Data-driven insight must be applied in a system
Automating decisions gives you a platform for applying the kinds of insights resulting from analytics to automated systems. Most BI approaches are aimed at helping people understand what the data is telling them. This will not work for telling a system what the data is telling it. You need predictive analytics that can be embedded - for instance, segmentation analysis that uses analytic techniques but results in business rules (in the form of a decision tree) can be a powerful way to improve an automated decision. If you have not automated the decision, the report on segmentation will be interesting but not truly useful.
Automated decision making is finally coming of age, the authors argue, and the new generation of applications differs substantially from prior decision-support systems. Today's applications are easier to create and manage than earlier systems. Rather than require people to identify the problems or to initiate the analysis, companies typically embed decision-making capabilities in the normal flow of work. Those systems then sense online data, apply codified knowledge or logic, and make decisions — all with minimal amounts of human intervention.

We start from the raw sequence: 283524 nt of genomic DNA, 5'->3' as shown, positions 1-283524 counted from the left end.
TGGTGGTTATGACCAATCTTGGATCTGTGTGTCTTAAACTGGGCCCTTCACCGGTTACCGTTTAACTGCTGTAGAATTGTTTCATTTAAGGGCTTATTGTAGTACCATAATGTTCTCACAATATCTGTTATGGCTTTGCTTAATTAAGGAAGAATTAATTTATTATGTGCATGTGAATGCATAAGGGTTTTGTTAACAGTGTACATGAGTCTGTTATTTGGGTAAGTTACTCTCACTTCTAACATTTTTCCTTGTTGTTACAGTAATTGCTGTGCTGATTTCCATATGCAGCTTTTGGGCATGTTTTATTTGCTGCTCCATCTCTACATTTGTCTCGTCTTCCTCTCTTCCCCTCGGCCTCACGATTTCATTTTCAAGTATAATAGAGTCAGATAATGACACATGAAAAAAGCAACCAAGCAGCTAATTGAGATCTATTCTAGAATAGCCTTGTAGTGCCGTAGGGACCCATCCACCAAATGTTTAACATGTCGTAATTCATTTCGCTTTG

So what are the key reasons you can and should consider decision automation right now?
- Because maintenance by business users to deliver business agility is practical using the best-in-class tools
- Because the technology is production-ready - business rules management systems are faster than ever and embedding predictive analytics is getting easier
- Because the tools can be integrated into a wide range of systems and are easy to integrate with existing IT infrastructure
- Because you have enough data from your electronic backbone of information systems to make this practical
They can help businesses generate decisions that are more consistent than those made by people, and they can help managers move quickly from insight to decision to action.
One of the key concepts in Enterprise Decision Management is the idea that you can use business rules and predictive analytics to turn insight (both insight derived from data and insight derived from expertise and experience) into appropriate decisions and actions. Tom and Jeanne also make this point and, although they use different words, show a focus on several aspects of decision yield, notably consistency, precision, speed and cost. The one area that seemed to get less focus in the paper is one of agility - the fact that some of the technologies developed to automate decisions, especially business rules management systems, are also very robust in the face of change and so deliver great business agility.